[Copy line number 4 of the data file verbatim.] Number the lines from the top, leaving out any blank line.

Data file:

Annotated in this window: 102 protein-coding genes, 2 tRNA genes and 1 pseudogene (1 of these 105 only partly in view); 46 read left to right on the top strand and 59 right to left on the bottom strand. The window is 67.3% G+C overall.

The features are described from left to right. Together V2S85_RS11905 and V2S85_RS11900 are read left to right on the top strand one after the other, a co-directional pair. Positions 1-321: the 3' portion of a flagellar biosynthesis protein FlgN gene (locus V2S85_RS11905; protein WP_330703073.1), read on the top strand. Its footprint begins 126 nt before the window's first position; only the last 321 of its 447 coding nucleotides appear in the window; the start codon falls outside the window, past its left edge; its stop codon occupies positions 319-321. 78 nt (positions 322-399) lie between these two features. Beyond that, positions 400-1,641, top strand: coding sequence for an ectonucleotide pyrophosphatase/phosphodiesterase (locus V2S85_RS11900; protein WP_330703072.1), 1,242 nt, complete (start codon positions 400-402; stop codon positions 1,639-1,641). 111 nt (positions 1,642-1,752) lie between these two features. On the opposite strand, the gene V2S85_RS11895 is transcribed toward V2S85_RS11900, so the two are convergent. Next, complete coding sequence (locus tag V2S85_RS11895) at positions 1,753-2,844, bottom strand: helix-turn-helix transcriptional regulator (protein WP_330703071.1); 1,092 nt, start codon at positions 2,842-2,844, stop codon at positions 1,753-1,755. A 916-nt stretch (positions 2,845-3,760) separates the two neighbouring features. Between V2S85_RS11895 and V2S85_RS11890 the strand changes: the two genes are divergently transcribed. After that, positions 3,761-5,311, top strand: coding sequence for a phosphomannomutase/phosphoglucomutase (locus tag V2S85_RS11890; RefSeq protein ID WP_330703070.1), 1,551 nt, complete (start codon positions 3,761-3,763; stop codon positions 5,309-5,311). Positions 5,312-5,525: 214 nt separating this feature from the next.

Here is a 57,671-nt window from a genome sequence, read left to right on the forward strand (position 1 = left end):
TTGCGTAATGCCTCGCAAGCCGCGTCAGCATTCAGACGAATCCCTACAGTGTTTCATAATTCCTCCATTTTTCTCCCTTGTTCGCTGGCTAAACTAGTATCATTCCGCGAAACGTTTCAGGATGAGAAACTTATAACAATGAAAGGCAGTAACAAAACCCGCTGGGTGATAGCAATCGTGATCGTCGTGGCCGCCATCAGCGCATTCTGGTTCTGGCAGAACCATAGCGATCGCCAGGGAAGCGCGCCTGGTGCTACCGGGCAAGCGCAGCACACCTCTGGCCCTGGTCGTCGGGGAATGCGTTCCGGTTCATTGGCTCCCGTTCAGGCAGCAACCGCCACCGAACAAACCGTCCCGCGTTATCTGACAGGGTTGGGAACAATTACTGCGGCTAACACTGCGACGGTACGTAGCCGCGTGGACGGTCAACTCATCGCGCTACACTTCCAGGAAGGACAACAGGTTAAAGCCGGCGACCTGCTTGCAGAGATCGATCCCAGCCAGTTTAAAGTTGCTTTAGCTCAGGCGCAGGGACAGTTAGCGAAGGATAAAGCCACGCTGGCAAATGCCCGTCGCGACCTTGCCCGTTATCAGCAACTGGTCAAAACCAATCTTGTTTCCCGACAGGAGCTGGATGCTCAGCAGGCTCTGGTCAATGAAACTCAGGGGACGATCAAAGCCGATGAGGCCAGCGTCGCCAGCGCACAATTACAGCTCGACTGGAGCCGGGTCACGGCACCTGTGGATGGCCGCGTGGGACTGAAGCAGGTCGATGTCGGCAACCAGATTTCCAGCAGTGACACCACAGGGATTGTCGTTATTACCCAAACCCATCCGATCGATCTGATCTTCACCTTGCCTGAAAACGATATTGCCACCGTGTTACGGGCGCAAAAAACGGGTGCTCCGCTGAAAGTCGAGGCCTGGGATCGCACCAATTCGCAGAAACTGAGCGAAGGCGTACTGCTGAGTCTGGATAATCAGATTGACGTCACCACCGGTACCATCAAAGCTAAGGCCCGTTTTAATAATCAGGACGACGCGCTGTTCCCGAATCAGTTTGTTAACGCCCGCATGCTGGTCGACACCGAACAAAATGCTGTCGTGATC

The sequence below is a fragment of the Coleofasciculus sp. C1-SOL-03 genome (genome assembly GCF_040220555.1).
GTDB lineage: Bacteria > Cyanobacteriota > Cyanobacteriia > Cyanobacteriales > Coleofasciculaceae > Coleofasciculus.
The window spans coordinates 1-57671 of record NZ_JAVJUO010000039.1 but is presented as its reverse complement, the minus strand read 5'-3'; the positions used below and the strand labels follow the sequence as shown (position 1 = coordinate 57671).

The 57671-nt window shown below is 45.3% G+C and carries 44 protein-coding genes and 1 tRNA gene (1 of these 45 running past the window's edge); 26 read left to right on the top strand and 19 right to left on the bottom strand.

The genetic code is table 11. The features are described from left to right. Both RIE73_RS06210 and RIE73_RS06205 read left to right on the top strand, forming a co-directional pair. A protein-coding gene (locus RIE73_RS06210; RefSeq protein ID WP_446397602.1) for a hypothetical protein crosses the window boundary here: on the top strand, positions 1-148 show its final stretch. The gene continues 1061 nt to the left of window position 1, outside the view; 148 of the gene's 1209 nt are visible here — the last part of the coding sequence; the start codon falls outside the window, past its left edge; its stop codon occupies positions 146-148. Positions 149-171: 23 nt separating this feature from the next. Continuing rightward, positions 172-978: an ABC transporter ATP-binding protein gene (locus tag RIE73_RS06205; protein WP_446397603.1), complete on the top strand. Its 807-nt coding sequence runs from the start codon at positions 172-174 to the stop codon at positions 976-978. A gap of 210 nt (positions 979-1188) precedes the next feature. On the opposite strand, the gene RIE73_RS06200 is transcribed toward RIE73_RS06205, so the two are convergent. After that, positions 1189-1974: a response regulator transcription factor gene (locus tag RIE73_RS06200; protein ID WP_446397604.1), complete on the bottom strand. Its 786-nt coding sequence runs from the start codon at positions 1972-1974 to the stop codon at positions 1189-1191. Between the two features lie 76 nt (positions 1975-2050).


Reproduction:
TTGCGTAATGCCTCGCAAGCCGCGTCAGCATTCAGACGAATCCCTACAGTGTTTCATAATTCCTCCATTTTTCTCCCTTGTTCGCTGGCTAAACTAGTATCATTCCGCGAAACGTTTCAGGATGAGAAACTTATAACAATGAAAGGCAGTAACAAAACCCGCTGGGTGATAGCAATCGTGATCGTCGTGGCCGCCATCAGCGCATTCTGGTTCTGGCAGAACCATAGCGATCGCCAGGGAAGCGCGCCTGGTGCTACCGGGCAAGCGCAGCACACCTCTGGCCCTGGTCGTCGGGGAATGCGTTCCGGTTCATTGGCTCCCGTTCAGGCAGCAACCGCCACCGAACAAACCGTCCCGCGTTATCTGACAGGGTTGGGAACAATTACTGCGGCTAACACTGCGACGGTACGTAGCCGCGTGGACGGTCAACTCATCGCGCTACACTTCCAGGAAGGACAACAGGTTAAAGCCGGCGACCTGCTTGCAGAGATCGATCCCAGCCAGTTTAAAGTTGCTTTAGCTCAGGCGCAGGGACAGTTAGCGAAGGATAAAGCCACGCTGGCAAATGCCCGTCGCGACCTTGCCCGTTATCAGCAACTGGTCAAAACCAATCTTGTTTCCCGACAGGAGCTGGATGCTCAGCAGGCTCTGGTCAATGAAACTCAGGGGACGATCAAAGCCGATGAGGCCAGCGTCGCCAGCGCACAATTACAGCTCGACTGGAGCCGGGTCACGGCACCTGTGGATGGCCGCGTGGGACTGAAGCAGGTCGATGTCGGCAACCAGATTTCCAGCAGTGACACCACAGGGATTGTCGTTATTACCCAAACCCATCCGATCGATCTGATCTTCACCTTGCCTGAAAACGATATTGCCACCGTGTTACGGGCGCAAAAAACGGGTGCTCCGCTGAAAGTCGAGGCCTGGGATCGCACCAATTCGCAGAAACTGAGCGAAGGCGTACTGCTGAGTCTGGATAATCAGATTGACGTCACCACCGGTACCATCAAAGCTAAGGCCCGTTTTAATAATCAGGACGACGCGCTGTTCCCGAATCAGTTTGTTAACGCCCGCATGCTGGTCGACACCGAACAAAATGCTGTCGTGATC